Windows Defender ATP Attack Surface Reduction

Learn how to use ATP ASR rules on Windows Defender to significantly improve your security with a few basic rules

Microsoft has made big advances with the Windows Defender technology shipped on Windows 10 and Windows Server 2016.

One of the more important features is the Attack Surface Reduction Rules or ASR.

Each rule description indicates which apps or file types the rule applies to. In general, the rules for Office apps apply to only Word, Excel, PowerPoint, OneNote, or to Outlook.

Except where specified, attack surface reduction rules don't apply to any other Office apps.

Block executable content from email client and webmail

This rule blocks the following file types from launching from email in Microsoft Outlook or and other popular webmail providers:

  • Executable files (such as .exe, .dll, or .scr)
  • Script files (such as a PowerShell .ps, VisualBasic .vbs, or JavaScript .js file)

Block all Office applications from creating child processes

This rule blocks Office apps from creating child processes. This includes Word, Excel, PowerPoint, OneNote, and Access.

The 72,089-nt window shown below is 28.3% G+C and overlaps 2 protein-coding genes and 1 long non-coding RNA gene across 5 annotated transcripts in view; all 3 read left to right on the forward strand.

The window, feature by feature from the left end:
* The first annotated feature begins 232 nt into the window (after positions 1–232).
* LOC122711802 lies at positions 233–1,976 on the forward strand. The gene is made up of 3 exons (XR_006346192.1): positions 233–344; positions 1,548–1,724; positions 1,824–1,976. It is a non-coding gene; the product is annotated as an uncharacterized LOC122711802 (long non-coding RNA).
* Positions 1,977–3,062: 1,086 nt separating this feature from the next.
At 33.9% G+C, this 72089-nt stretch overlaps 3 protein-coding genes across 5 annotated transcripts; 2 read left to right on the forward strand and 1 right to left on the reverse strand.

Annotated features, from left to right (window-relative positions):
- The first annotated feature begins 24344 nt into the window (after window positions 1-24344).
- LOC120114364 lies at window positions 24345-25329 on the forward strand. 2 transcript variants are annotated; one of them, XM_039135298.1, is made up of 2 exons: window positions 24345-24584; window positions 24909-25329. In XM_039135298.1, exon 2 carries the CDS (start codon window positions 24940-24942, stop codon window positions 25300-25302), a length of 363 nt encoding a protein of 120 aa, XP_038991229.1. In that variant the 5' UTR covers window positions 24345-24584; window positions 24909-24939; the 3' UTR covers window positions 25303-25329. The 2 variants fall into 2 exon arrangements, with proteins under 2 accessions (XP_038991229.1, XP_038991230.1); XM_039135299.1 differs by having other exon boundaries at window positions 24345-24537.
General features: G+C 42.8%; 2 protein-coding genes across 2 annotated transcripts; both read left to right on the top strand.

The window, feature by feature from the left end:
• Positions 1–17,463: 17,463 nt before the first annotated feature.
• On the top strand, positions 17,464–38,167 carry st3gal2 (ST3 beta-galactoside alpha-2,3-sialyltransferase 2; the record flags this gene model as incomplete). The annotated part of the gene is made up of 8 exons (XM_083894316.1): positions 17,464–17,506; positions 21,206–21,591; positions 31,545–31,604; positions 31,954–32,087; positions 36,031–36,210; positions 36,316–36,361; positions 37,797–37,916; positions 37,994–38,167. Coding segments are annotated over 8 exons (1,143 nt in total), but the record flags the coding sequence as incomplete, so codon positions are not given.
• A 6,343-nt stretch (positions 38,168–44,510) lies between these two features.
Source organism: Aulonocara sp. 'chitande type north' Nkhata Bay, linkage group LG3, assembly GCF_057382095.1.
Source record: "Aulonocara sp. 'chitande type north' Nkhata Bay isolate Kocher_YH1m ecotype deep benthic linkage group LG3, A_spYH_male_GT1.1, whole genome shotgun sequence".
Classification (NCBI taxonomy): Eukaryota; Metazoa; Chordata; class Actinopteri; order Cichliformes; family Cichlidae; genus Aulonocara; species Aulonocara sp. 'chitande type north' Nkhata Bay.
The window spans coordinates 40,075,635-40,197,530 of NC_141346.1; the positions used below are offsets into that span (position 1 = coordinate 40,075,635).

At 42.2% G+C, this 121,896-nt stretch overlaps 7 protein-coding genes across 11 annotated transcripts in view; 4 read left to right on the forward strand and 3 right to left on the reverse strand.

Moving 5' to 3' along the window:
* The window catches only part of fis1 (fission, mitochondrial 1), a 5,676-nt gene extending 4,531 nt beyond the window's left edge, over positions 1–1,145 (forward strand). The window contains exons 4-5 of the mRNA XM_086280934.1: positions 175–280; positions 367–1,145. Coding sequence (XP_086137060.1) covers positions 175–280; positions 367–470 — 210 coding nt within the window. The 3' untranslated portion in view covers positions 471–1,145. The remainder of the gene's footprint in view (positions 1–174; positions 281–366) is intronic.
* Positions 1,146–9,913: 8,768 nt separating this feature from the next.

This is a typical malware behavior, especially malware that abuses Office as a vector, using VBA macros and exploit code to download and attempt to run additional payload. Some legitimate line-of-business applications might also use behaviors like this, including spawning a command prompt or using PowerShell to configure registry settings.

Block Office applications from creating executable content

This rule prevents Office apps, including Word, Excel, and PowerPoint, from creating executable content.

This rule targets a typical behavior where malware uses Office as a vector to break out of Office and save malicious components to disk, where they persist and survive a computer reboot. This rule prevents malicious code from being written to disk.

Block Office applications from injecting code into other processes

Attackers might attempt to use Office apps to migrate malicious code into other processes through code injection, so the code can masquerade as a clean process. This rule blocks code injection attempts from Office apps into other processes. There are no known legitimate business purposes for using code injection.

This rule applies to Word, Excel, and PowerPoint.

Block JavaScript or VBScript from launching downloaded executable content

Malware often uses JavaScript and VBScript scripts to launch other malicious apps.